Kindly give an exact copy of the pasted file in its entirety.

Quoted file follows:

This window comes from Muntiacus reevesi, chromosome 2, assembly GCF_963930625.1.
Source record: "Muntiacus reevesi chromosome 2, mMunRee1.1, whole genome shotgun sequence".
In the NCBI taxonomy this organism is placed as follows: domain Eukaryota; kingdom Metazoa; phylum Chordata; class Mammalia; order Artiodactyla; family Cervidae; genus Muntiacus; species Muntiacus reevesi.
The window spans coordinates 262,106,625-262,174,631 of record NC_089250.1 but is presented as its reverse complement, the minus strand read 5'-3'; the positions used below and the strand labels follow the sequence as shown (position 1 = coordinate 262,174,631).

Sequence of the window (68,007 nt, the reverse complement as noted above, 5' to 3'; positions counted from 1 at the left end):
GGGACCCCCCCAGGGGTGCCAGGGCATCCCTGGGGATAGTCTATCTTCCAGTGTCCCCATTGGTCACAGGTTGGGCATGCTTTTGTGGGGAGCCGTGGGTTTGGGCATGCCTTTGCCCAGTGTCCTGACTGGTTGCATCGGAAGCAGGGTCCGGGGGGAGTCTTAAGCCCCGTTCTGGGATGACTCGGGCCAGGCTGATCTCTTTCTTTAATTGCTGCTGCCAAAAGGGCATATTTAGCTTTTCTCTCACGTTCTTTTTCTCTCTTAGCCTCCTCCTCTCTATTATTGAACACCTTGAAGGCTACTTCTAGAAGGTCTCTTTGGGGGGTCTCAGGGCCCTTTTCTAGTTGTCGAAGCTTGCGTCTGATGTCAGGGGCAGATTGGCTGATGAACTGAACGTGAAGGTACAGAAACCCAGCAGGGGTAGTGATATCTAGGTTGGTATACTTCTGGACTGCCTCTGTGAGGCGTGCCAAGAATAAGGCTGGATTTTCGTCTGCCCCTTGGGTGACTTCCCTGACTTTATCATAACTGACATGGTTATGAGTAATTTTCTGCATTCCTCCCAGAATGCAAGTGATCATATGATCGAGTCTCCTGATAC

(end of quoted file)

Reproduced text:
This window comes from Muntiacus reevesi, chromosome 2, assembly GCF_963930625.1.
Source record: "Muntiacus reevesi chromosome 2, mMunRee1.1, whole genome shotgun sequence".
In the NCBI taxonomy this organism is placed as follows: domain Eukaryota; kingdom Metazoa; phylum Chordata; class Mammalia; order Artiodactyla; family Cervidae; genus Muntiacus; species Muntiacus reevesi.
The window spans coordinates 262,106,625-262,174,631 of record NC_089250.1 but is presented as its reverse complement, the minus strand read 5'-3'; the positions used below and the strand labels follow the sequence as shown (position 1 = coordinate 262,174,631).

Sequence of the window (68,007 nt, the reverse complement as noted above, 5' to 3'; positions counted from 1 at the left end):
GGGACCCCCCCAGGGGTGCCAGGGCATCCCTGGGGATAGTCTATCTTCCAGTGTCCCCATTGGTCACAGGTTGGGCATGCTTTTGTGGGGAGCCGTGGGTTTGGGCATGCCTTTGCCCAGTGTCCTGACTGGTTGCATCGGAAGCAGGGTCCGGGGGGAGTCTTAAGCCCCGTTCTGGGATGACTCGGGCCAGGCTGATCTCTTTCTTTAATTGCTGCTGCCAAAAGGGCATATTTAGCTTTTCTCTCACGTTCTTTTTCTCTCTTAGCCTCCTCCTCTCTATTATTGAACACCTTGAAGGCTACTTCTAGAAGGTCTCTTTGGGGGGTCTCAGGGCCCTTTTCTAGTTGTCGAAGCTTGCGTCTGATGTCAGGGGCAGATTGGCTGATGAACTGAACGTGAAGGTACAGAAACCCAGCAGGGGTAGTGATATCTAGGTTGGTATACTTCTGGACTGCCTCTGTGAGGCGTGCCAAGAATAAGGCTGGATTTTCGTCTGCCCCTTGGGTGACTTCCCTGACTTTATCATAACTGACATGGTTATGAGTAATTTTCTGCATTCCTCCCAGAATGCAAGTGATCATATGATCGAGTCTCCTGATAC